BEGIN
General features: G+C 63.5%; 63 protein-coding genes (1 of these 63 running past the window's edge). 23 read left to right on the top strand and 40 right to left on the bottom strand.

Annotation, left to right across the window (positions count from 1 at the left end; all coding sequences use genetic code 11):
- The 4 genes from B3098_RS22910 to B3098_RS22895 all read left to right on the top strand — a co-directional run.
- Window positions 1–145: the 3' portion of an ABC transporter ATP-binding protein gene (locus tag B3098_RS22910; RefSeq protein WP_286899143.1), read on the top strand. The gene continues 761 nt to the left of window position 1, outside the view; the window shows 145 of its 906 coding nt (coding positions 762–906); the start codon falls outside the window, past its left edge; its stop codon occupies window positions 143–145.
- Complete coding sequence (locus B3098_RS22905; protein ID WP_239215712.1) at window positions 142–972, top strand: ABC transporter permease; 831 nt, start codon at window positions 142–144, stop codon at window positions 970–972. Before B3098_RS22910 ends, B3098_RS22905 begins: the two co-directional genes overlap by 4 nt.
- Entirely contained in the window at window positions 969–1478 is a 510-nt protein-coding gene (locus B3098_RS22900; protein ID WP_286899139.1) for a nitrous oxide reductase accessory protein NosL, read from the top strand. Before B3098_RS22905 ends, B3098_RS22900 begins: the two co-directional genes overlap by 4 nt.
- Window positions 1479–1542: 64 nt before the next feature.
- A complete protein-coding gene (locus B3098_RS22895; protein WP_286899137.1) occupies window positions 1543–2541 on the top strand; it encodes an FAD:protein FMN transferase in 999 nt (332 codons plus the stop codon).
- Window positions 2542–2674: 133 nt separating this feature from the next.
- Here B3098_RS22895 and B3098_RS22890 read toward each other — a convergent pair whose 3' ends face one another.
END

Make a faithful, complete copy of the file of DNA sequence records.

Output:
General features: G+C 63.5%; 63 protein-coding genes (1 of these 63 running past the window's edge). 23 read left to right on the top strand and 40 right to left on the bottom strand.

Annotation, left to right across the window (positions count from 1 at the left end; all coding sequences use genetic code 11):
- The 4 genes from B3098_RS22910 to B3098_RS22895 all read left to right on the top strand — a co-directional run.
- Window positions 1–145: the 3' portion of an ABC transporter ATP-binding protein gene (locus tag B3098_RS22910; RefSeq protein WP_286899143.1), read on the top strand. The gene continues 761 nt to the left of window position 1, outside the view; the window shows 145 of its 906 coding nt (coding positions 762–906); the start codon falls outside the window, past its left edge; its stop codon occupies window positions 143–145.
- Complete coding sequence (locus B3098_RS22905; protein ID WP_239215712.1) at window positions 142–972, top strand: ABC transporter permease; 831 nt, start codon at window positions 142–144, stop codon at window positions 970–972. Before B3098_RS22910 ends, B3098_RS22905 begins: the two co-directional genes overlap by 4 nt.
- Entirely contained in the window at window positions 969–1478 is a 510-nt protein-coding gene (locus B3098_RS22900; protein ID WP_286899139.1) for a nitrous oxide reductase accessory protein NosL, read from the top strand. Before B3098_RS22905 ends, B3098_RS22900 begins: the two co-directional genes overlap by 4 nt.
- Window positions 1479–1542: 64 nt before the next feature.
- A complete protein-coding gene (locus B3098_RS22895; protein WP_286899137.1) occupies window positions 1543–2541 on the top strand; it encodes an FAD:protein FMN transferase in 999 nt (332 codons plus the stop codon).
- Window positions 2542–2674: 133 nt separating this feature from the next.
- Here B3098_RS22895 and B3098_RS22890 read toward each other — a convergent pair whose 3' ends face one another.